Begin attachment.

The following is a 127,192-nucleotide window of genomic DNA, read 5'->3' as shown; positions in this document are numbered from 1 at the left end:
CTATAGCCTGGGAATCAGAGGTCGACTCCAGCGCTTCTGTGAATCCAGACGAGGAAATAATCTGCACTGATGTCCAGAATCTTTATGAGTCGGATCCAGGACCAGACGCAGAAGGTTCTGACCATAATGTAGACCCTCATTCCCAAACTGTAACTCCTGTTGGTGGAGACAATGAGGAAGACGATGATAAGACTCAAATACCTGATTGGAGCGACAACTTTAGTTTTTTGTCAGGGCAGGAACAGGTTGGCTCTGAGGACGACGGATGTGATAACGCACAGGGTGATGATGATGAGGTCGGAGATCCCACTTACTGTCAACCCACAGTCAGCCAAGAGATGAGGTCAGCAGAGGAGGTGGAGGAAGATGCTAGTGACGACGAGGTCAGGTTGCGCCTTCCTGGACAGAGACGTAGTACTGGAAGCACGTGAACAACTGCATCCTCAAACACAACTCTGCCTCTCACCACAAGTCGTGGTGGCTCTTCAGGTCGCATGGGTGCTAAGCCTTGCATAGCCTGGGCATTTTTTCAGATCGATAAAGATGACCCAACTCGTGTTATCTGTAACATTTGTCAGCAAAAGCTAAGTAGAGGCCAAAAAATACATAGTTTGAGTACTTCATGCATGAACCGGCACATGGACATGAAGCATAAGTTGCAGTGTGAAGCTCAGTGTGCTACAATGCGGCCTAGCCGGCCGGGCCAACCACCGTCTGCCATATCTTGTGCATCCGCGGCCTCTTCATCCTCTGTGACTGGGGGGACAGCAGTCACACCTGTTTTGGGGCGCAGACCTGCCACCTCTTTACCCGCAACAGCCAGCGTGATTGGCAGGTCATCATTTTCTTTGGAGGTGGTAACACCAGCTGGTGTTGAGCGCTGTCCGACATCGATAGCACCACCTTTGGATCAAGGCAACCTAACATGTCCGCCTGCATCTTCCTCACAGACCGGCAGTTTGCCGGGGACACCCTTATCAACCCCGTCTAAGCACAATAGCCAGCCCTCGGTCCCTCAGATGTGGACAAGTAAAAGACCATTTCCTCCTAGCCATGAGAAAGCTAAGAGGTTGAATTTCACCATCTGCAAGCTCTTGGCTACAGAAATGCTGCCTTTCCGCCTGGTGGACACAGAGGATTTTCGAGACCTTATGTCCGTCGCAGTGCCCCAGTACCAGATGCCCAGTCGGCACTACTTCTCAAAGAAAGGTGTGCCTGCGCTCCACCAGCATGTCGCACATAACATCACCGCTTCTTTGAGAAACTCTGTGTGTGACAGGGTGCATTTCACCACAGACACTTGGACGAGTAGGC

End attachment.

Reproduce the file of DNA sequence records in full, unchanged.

The following is a 127,192-nucleotide window of genomic DNA, read 5'->3' as shown; positions in this document are numbered from 1 at the left end:
CTATAGCCTGGGAATCAGAGGTCGACTCCAGCGCTTCTGTGAATCCAGACGAGGAAATAATCTGCACTGATGTCCAGAATCTTTATGAGTCGGATCCAGGACCAGACGCAGAAGGTTCTGACCATAATGTAGACCCTCATTCCCAAACTGTAACTCCTGTTGGTGGAGACAATGAGGAAGACGATGATAAGACTCAAATACCTGATTGGAGCGACAACTTTAGTTTTTTGTCAGGGCAGGAACAGGTTGGCTCTGAGGACGACGGATGTGATAACGCACAGGGTGATGATGATGAGGTCGGAGATCCCACTTACTGTCAACCCACAGTCAGCCAAGAGATGAGGTCAGCAGAGGAGGTGGAGGAAGATGCTAGTGACGACGAGGTCAGGTTGCGCCTTCCTGGACAGAGACGTAGTACTGGAAGCACGTGAACAACTGCATCCTCAAACACAACTCTGCCTCTCACCACAAGTCGTGGTGGCTCTTCAGGTCGCATGGGTGCTAAGCCTTGCATAGCCTGGGCATTTTTTCAGATCGATAAAGATGACCCAACTCGTGTTATCTGTAACATTTGTCAGCAAAAGCTAAGTAGAGGCCAAAAAATACATAGTTTGAGTACTTCATGCATGAACCGGCACATGGACATGAAGCATAAGTTGCAGTGTGAAGCTCAGTGTGCTACAATGCGGCCTAGCCGGCCGGGCCAACCACCGTCTGCCATATCTTGTGCATCCGCGGCCTCTTCATCCTCTGTGACTGGGGGGACAGCAGTCACACCTGTTTTGGGGCGCAGACCTGCCACCTCTTTACCCGCAACAGCCAGCGTGATTGGCAGGTCATCATTTTCTTTGGAGGTGGTAACACCAGCTGGTGTTGAGCGCTGTCCGACATCGATAGCACCACCTTTGGATCAAGGCAACCTAACATGTCCGCCTGCATCTTCCTCACAGACCGGCAGTTTGCCGGGGACACCCTTATCAACCCCGTCTAAGCACAATAGCCAGCCCTCGGTCCCTCAGATGTGGACAAGTAAAAGACCATTTCCTCCTAGCCATGAGAAAGCTAAGAGGTTGAATTTCACCATCTGCAAGCTCTTGGCTACAGAAATGCTGCCTTTCCGCCTGGTGGACACAGAGGATTTTCGAGACCTTATGTCCGTCGCAGTGCCCCAGTACCAGATGCCCAGTCGGCACTACTTCTCAAAGAAAGGTGTGCCTGCGCTCCACCAGCATGTCGCACATAACATCACCGCTTCTTTGAGAAACTCTGTGTGTGACAGGGTGCATTTCACCACAGACACTTGGACGAGTAGGC